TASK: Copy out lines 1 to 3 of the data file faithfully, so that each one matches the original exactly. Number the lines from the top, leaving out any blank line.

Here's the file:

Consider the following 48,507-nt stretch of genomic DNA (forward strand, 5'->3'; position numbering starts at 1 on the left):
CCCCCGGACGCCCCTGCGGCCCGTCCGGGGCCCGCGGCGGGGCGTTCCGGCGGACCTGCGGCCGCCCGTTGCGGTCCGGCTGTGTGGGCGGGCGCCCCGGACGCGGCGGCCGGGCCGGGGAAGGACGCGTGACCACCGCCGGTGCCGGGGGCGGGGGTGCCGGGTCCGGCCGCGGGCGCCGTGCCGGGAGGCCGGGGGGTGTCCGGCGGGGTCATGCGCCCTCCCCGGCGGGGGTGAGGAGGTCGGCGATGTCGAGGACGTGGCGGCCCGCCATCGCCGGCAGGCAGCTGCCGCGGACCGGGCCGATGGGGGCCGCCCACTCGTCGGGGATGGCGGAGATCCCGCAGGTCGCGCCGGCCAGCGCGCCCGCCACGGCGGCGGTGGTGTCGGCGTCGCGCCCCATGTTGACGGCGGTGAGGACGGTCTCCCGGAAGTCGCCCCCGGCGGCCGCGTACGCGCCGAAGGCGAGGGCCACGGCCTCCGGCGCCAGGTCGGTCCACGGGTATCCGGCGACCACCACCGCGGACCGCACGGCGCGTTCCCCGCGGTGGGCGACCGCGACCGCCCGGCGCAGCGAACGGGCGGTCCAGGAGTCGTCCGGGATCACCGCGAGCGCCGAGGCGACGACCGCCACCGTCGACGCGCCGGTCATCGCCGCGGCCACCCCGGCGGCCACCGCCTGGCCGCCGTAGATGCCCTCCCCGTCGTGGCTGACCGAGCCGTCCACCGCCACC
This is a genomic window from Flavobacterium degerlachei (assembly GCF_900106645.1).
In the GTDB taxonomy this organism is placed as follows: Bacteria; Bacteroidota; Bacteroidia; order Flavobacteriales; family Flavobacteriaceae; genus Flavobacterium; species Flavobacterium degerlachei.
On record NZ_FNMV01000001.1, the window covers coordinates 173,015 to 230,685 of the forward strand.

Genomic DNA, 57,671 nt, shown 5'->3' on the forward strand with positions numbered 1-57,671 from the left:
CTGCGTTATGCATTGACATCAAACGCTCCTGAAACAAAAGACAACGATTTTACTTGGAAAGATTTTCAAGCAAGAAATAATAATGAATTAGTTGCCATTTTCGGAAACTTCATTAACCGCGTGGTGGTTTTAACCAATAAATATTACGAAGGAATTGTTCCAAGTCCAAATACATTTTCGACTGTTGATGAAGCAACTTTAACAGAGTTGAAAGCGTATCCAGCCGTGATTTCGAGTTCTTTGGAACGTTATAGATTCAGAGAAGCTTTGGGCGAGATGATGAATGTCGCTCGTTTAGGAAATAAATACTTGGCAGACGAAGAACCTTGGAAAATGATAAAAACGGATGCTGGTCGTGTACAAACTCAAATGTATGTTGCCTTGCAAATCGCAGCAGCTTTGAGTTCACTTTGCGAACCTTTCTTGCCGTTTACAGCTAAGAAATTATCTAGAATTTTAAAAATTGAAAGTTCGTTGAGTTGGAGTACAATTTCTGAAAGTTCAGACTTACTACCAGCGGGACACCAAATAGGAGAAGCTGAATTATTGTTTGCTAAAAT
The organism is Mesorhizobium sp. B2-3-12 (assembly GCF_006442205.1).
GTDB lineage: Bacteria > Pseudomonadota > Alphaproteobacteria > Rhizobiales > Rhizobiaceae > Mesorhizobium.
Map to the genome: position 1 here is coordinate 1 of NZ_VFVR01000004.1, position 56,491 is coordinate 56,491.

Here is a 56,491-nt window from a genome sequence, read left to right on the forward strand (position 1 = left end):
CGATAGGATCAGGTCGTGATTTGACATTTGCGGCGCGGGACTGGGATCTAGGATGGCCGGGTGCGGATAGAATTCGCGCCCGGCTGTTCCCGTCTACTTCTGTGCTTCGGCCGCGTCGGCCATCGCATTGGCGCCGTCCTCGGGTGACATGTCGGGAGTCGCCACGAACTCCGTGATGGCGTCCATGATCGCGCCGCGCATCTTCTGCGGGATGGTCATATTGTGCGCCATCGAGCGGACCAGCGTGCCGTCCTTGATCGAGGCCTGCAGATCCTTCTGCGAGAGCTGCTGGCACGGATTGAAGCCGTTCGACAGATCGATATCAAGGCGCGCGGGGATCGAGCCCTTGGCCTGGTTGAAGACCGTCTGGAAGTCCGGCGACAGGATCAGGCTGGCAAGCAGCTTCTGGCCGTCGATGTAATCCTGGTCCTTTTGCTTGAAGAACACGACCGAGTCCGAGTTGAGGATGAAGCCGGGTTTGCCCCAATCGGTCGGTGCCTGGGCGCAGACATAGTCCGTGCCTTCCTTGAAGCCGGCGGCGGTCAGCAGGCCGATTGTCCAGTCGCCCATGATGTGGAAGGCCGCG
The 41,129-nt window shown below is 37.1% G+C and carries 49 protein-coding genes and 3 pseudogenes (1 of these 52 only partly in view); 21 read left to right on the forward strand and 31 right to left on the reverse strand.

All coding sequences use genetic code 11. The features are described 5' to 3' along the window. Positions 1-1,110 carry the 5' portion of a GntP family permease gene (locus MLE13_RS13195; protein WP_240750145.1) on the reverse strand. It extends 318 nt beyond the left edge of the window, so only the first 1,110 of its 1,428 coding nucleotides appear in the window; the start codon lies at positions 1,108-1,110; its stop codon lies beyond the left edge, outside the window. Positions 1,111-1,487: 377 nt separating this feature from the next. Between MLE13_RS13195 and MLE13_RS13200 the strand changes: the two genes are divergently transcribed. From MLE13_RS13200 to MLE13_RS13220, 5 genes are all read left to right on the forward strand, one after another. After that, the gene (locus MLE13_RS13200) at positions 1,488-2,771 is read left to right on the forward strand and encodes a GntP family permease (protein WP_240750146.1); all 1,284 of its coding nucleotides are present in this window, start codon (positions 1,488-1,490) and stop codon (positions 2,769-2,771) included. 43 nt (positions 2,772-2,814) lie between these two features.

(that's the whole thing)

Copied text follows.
Consider the following 48,507-nt stretch of genomic DNA (forward strand, 5'->3'; position numbering starts at 1 on the left):
CCCCCGGACGCCCCTGCGGCCCGTCCGGGGCCCGCGGCGGGGCGTTCCGGCGGACCTGCGGCCGCCCGTTGCGGTCCGGCTGTGTGGGCGGGCGCCCCGGACGCGGCGGCCGGGCCGGGGAAGGACGCGTGACCACCGCCGGTGCCGGGGGCGGGGGTGCCGGGTCCGGCCGCGGGCGCCGTGCCGGGAGGCCGGGGGGTGTCCGGCGGGGTCATGCGCCCTCCCCGGCGGGGGTGAGGAGGTCGGCGATGTCGAGGACGTGGCGGCCCGCCATCGCCGGCAGGCAGCTGCCGCGGACCGGGCCGATGGGGGCCGCCCACTCGTCGGGGATGGCGGAGATCCCGCAGGTCGCGCCGGCCAGCGCGCCCGCCACGGCGGCGGTGGTGTCGGCGTCGCGCCCCATGTTGACGGCGGTGAGGACGGTCTCCCGGAAGTCGCCCCCGGCGGCCGCGTACGCGCCGAAGGCGAGGGCCACGGCCTCCGGCGCCAGGTCGGTCCACGGGTATCCGGCGACCACCACCGCGGACCGCACGGCGCGTTCCCCGCGGTGGGCGACCGCGACCGCCCGGCGCAGCGAACGGGCGGTCCAGGAGTCGTCCGGGATCACCGCGAGCGCCGAGGCGACGACCGCCACCGTCGACGCGCCGGTCATCGCCGCGGCCACCCCGGCGGCCACCGCCTGGCCGCCGTAGATGCCCTCCCCGTCGTGGCTGACCGAGCCGTCCACCGCCACC
This is a genomic window from Flavobacterium degerlachei (assembly GCF_900106645.1).